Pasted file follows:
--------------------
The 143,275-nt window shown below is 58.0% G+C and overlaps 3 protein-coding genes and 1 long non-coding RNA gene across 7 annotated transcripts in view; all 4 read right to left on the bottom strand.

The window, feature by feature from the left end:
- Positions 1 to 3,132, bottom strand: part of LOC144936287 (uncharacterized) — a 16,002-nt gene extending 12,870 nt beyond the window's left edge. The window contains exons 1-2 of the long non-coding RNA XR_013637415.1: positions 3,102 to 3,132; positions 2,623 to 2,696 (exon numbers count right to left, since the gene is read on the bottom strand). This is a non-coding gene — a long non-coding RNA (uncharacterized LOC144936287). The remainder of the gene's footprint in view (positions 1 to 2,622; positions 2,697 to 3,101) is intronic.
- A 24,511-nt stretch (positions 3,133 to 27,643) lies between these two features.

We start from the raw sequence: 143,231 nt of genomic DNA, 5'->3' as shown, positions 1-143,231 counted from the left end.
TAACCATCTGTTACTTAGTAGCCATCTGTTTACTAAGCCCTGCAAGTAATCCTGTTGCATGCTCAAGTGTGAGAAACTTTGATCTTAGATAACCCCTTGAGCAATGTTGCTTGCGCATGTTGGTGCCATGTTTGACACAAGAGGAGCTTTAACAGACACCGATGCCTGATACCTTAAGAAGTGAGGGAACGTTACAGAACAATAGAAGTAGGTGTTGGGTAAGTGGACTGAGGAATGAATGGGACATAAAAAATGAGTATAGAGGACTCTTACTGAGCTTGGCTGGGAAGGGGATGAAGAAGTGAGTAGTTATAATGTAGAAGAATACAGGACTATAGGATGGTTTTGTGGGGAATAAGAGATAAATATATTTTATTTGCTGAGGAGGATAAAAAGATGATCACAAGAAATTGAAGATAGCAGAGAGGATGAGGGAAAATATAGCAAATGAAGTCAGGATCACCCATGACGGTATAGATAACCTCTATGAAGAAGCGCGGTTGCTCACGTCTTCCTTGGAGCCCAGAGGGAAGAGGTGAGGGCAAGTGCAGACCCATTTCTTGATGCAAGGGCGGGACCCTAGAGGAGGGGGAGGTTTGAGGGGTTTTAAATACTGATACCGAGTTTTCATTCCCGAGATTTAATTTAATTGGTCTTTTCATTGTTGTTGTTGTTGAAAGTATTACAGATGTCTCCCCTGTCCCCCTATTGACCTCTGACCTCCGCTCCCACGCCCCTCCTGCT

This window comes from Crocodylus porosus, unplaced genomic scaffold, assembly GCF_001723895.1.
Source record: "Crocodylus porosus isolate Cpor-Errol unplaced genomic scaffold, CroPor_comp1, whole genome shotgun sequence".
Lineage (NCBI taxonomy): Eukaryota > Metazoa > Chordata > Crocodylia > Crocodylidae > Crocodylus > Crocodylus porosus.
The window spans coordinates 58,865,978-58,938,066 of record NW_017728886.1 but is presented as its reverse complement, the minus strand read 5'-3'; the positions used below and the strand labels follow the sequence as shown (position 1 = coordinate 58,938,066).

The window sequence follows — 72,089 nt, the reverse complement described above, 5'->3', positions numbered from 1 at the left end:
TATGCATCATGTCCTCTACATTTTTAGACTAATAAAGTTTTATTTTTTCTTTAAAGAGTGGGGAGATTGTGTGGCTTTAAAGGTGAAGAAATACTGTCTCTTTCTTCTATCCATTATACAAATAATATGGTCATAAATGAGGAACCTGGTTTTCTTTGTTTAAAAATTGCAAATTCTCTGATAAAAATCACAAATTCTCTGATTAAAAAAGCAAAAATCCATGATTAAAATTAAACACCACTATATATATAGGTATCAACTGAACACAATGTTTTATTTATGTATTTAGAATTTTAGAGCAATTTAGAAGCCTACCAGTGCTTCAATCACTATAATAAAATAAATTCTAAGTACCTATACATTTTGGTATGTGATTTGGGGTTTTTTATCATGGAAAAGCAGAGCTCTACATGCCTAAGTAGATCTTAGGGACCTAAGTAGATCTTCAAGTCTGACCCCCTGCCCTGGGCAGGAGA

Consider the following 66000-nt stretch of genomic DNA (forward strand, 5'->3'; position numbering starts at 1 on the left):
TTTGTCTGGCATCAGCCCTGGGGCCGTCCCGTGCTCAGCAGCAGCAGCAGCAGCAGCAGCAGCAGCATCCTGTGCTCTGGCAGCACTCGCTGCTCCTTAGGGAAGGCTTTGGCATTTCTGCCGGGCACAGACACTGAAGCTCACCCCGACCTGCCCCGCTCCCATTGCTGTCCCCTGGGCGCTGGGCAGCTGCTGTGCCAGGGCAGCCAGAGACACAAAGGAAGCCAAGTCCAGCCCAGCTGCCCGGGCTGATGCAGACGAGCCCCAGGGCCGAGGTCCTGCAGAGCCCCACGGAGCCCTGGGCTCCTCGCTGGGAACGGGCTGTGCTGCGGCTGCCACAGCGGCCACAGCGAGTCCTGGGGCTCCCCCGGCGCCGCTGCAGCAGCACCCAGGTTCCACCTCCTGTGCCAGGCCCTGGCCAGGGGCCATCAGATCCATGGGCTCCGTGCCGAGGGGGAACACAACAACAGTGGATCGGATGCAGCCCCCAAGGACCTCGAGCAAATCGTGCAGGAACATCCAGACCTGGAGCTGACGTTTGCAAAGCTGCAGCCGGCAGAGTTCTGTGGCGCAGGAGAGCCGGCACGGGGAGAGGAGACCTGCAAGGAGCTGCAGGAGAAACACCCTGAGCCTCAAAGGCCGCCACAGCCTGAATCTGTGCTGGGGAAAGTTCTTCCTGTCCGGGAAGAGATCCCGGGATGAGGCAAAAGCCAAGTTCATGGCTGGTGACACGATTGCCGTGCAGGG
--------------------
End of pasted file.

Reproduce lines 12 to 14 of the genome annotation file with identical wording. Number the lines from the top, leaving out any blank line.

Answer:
TATGCATCATGTCCTCTACATTTTTAGACTAATAAAGTTTTATTTTTTCTTTAAAGAGTGGGGAGATTGTGTGGCTTTAAAGGTGAAGAAATACTGTCTCTTTCTTCTATCCATTATACAAATAATATGGTCATAAATGAGGAACCTGGTTTTCTTTGTTTAAAAATTGCAAATTCTCTGATAAAAATCACAAATTCTCTGATTAAAAAAGCAAAAATCCATGATTAAAATTAAACACCACTATATATATAGGTATCAACTGAACACAATGTTTTATTTATGTATTTAGAATTTTAGAGCAATTTAGAAGCCTACCAGTGCTTCAATCACTATAATAAAATAAATTCTAAGTACCTATACATTTTGGTATGTGATTTGGGGTTTTTTATCATGGAAAAGCAGAGCTCTACATGCCTAAGTAGATCTTAGGGACCTAAGTAGATCTTCAAGTCTGACCCCCTGCCCTGGGCAGGAGA

Consider the following 66000-nt stretch of genomic DNA (forward strand, 5'->3'; position numbering starts at 1 on the left):
TTTGTCTGGCATCAGCCCTGGGGCCGTCCCGTGCTCAGCAGCAGCAGCAGCAGCAGCAGCAGCAGCATCCTGTGCTCTGGCAGCACTCGCTGCTCCTTAGGGAAGGCTTTGGCATTTCTGCCGGGCACAGACACTGAAGCTCACCCCGACCTGCCCCGCTCCCATTGCTGTCCCCTGGGCGCTGGGCAGCTGCTGTGCCAGGGCAGCCAGAGACACAAAGGAAGCCAAGTCCAGCCCAGCTGCCCGGGCTGATGCAGACGAGCCCCAGGGCCGAGGTCCTGCAGAGCCCCACGGAGCCCTGGGCTCCTCGCTGGGAACGGGCTGTGCTGCGGCTGCCACAGCGGCCACAGCGAGTCCTGGGGCTCCCCCGGCGCCGCTGCAGCAGCACCCAGGTTCCACCTCCTGTGCCAGGCCCTGGCCAGGGGCCATCAGATCCATGGGCTCCGTGCCGAGGGGGAACACAACAACAGTGGATCGGATGCAGCCCCCAAGGACCTCGAGCAAATCGTGCAGGAACATCCAGACCTGGAGCTGACGTTTGCAAAGCTGCAGCCGGCAGAGTTCTGTGGCGCAGGAGAGCCGGCACGGGGAGAGGAGACCTGCAAGGAGCTGCAGGAGAAACACCCTGAGCCTCAAAGGCCGCCACAGCCTGAATCTGTGCTGGGGAAAGTTCTTCCTGTCCGGGAAGAGATCCCGGGATGAGGCAAAAGCCAAGTTCATGGCTGGTGACACGATTGCCGTGCAGGG